In 2016, for the first time ever, less than half of physicians practicing in the United States were independent, according an American Medical Association study. Physicians who work with hospitals are able to charge a facility price at a physician’s office, which has resulted in an increase in hospital costs and significant discrepancies in price for the same services. Therefore, price transparency, coupled with quality information, becomes imperative for the consumer (the employer that provides health benefits and the employees who receive those benefits). There are various vendors who can offer to the consumer the ability to “shop” for surgical procedures and/or physicians based on both price and quality metrics. Additionally, plans can offer narrow network designs, which can incentivize high quality and low price (by “carving out” expensive hospitals that don’t offer higher-quality services).

Uncertainty of the ACA
The Patient Protection and Affordable Care Act (ACA) remains the law of the land, but there continues to be uncertainty around the legislation. The uncertainty is mostly in the individual market, but large losses to insurers and increasing premiums for consumers would have an impact on the group market as well, as healthcare for individuals and groups are intertwined. With signing of the recent tax bill into law, the individual mandate will be repealed in 2018, which will likely result in healthier individuals leaving the market—4 million in 2018 and 13 million by 2027, according to the Congressional Budget Office (CBO)—and premiums increasing for those remaining by an average of more than 10%, according to the CBO. Congress is also continuing to consider ways to repeal the employer mandate, which would have a more direct impact on the group market.

Alternative payment strategies
Plans will also continue the trend of considering alternative payment strategies. The ACA introduced the idea of accountable care organizations (ACOs), which incentivize quality care through shared savings based on trend guarantees. ACOs are usually facilities or professional organizations, but there are also prescription drug shared savings programs that offer trend guarantees, and we expect them to gain some popularity in the coming year. Prescription drug shared savings programs are a unique way to achieve plan savings, in that they align the incentives of the pharmacy benefit manager (PBM) and the plan, as both are focused on controlling costs. In a typical prescription drug contract arrangement, the PBM can offer pricing discount and rebate guarantees without necessarily needing to be concerned with the average wholesale price of the drugs.

The above issues are just a few of what could potentially be on the horizon for 2018 and beyond. We will continue to monitor these issues and others as we begin the new year.

Questions and answers: Are you managing retiree health needs cost-effectively?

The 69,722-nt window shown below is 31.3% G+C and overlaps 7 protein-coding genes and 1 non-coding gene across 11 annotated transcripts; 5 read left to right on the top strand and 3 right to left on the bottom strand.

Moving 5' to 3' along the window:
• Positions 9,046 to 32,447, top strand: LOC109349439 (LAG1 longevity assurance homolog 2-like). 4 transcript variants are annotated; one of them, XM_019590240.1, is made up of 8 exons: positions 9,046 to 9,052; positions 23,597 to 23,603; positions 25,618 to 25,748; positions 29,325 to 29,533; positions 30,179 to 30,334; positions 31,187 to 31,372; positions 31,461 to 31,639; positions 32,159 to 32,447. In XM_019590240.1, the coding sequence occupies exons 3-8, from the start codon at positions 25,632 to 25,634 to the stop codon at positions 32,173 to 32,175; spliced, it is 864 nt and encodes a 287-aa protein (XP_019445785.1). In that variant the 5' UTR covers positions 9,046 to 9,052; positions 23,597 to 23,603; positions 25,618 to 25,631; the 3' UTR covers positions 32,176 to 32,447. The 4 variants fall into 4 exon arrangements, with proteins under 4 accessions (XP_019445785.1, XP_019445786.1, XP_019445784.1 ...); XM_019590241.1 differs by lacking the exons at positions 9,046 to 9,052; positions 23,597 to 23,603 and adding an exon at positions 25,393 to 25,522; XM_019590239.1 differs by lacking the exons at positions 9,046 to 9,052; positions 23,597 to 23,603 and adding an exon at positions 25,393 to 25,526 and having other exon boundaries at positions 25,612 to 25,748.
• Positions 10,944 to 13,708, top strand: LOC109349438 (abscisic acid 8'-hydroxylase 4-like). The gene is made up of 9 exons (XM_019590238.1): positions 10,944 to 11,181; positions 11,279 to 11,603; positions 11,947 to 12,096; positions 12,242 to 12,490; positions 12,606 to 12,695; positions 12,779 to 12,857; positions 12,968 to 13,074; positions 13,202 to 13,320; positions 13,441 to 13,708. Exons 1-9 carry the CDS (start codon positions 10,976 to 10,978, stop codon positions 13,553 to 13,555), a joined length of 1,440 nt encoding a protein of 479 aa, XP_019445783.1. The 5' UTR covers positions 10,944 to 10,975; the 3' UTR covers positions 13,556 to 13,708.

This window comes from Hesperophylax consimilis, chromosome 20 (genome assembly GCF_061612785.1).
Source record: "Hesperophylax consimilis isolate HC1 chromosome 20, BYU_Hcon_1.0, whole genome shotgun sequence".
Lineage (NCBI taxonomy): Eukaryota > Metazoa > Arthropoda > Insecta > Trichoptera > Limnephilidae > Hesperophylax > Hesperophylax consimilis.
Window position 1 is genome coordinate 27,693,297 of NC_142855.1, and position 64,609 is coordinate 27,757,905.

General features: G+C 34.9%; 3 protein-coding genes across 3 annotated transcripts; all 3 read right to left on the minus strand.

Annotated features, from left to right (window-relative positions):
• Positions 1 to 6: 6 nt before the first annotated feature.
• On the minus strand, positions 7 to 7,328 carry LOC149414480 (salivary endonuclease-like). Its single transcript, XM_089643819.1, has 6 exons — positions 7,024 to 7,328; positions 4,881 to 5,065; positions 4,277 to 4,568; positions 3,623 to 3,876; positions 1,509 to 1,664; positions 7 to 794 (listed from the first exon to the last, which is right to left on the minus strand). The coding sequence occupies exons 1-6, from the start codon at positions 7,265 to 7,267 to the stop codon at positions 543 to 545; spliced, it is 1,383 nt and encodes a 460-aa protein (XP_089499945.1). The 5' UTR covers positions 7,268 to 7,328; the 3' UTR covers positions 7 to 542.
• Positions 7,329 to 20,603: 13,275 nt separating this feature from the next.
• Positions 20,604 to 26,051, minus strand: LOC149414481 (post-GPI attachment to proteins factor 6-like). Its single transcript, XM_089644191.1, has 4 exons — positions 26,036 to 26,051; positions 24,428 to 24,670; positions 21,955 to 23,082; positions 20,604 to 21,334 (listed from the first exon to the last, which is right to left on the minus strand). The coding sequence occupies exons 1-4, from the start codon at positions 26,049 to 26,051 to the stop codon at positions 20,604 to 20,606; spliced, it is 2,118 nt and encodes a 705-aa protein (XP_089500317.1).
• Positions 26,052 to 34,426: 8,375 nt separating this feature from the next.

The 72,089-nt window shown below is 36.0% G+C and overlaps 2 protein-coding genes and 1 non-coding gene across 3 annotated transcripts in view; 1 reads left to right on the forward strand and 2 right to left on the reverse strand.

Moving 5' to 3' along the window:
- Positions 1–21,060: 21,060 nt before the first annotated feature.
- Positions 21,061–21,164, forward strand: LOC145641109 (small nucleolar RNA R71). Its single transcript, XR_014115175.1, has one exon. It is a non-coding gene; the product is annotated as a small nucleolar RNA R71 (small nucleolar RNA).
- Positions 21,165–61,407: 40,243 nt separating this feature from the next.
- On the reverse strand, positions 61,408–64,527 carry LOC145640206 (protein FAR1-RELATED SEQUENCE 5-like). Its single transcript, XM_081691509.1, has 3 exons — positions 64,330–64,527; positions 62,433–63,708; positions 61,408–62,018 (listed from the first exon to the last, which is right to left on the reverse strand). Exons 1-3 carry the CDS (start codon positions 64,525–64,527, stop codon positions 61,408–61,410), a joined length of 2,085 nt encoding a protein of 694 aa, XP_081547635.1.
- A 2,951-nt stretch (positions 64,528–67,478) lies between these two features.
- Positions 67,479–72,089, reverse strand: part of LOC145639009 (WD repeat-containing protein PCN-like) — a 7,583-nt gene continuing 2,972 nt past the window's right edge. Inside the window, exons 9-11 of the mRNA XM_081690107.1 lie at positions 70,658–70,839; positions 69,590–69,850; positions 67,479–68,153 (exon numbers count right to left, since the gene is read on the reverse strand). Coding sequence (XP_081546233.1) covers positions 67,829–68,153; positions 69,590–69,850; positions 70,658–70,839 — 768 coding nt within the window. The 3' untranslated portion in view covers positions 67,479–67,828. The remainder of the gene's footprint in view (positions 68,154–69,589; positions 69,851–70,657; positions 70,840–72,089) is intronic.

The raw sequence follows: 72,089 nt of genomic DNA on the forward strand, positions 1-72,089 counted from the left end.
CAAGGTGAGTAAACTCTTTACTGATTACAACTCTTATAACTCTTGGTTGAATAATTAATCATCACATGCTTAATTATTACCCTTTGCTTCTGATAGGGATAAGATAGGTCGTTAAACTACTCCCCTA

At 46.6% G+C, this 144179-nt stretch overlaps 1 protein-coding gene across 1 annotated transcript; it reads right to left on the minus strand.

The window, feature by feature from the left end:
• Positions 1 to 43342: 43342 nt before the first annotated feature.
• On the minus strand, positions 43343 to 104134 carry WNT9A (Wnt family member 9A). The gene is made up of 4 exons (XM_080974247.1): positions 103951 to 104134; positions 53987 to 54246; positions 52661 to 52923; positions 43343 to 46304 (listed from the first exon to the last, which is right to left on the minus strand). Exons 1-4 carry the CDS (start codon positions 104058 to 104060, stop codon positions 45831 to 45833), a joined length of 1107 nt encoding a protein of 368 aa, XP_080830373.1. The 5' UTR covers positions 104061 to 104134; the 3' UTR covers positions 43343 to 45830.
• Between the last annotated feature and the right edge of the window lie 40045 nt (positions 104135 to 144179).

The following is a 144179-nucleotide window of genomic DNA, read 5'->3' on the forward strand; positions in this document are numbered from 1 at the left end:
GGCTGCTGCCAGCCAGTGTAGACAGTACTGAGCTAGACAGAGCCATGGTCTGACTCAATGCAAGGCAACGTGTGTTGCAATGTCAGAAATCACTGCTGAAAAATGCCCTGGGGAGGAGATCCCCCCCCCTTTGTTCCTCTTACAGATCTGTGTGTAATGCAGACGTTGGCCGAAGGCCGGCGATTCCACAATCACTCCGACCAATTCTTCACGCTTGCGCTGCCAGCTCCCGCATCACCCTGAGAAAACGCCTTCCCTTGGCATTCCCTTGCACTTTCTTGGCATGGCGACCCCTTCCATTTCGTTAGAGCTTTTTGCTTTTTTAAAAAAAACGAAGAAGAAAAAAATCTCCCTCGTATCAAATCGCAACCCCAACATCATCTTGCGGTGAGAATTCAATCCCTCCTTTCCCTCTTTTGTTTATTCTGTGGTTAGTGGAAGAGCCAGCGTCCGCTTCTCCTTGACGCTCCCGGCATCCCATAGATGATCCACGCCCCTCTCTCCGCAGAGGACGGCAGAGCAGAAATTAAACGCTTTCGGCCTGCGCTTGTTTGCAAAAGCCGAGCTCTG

Because retirees are often the highest users of healthcare, simple changes in plan design or delivery can go a long way in reducing costs for employers. For example, we had a client that was looking to deliver benefits to its Medicare retirees more efficiently. By moving the entire population to a Medicare Advantage plan, our client not only reduced its retiree medical costs by 10% in the first year due to a reduced premium, but it also was able to provide a richer benefit design.

In reviewing your own retiree medical benefit design strategy, here are a few questions you should ask.

Is my plan coordinating with Medicare in the most efficient way?
If you have an active medical plan that also covers Medicare-eligible retirees, carefully review the coordination of benefits method. When Medicare is primary, the plan commonly coordinates under one of these approaches: carve-out, maintenance of benefits, or coordination of benefits. Because costs to the plan and retiree vary under each of these approaches it is a good idea to examine each one; there may be a way to save money for the plan or the retiree.

Am I taking full advantage of prescription drug subsidies?
Given the high use of prescription drugs in the retiree population, this area may be your best opportunity to reduce costs. Are you taking full advantage of the prescription drug subsidies from the Centers for Medicare and Medicaid Services (CMS)? Consider delivering Medicare prescription drug coverage through an employer group waiver plan or with retiree drug subsidy coverage.

Am I leveraging the experts in administration?
Some companies have moved Medicare-eligible retirees to a Medicare Advantage Prescription Drug Plan (MAPDP), which offers additional benefits beyond Part A and Part B coverage. The federal government pays private insurance companies to offer these plans. Because MAPDPs are fully insured, the insurer would take over the entire administration of the Medicare plan and is well-versed in managing this population, resulting in possible savings and increased efficiencies in plan administration.

Does a pre-Medicare plan make sense?
If the size of your pre-Medicare retiree population is large enough, the most cost-effective solution could be to offer a pre-Medicare retiree-only plan. Retiree populations are different and a pre-Medicare retiree-only plan can be designed with those needs in mind, in a way that efficiently maximizes benefits. For example, retirees are generally on fixed incomes, so a plan designed with set deductibles, copayments, and out-of-pocket maximums is more desirable.

Am I using all the utilization management tools available?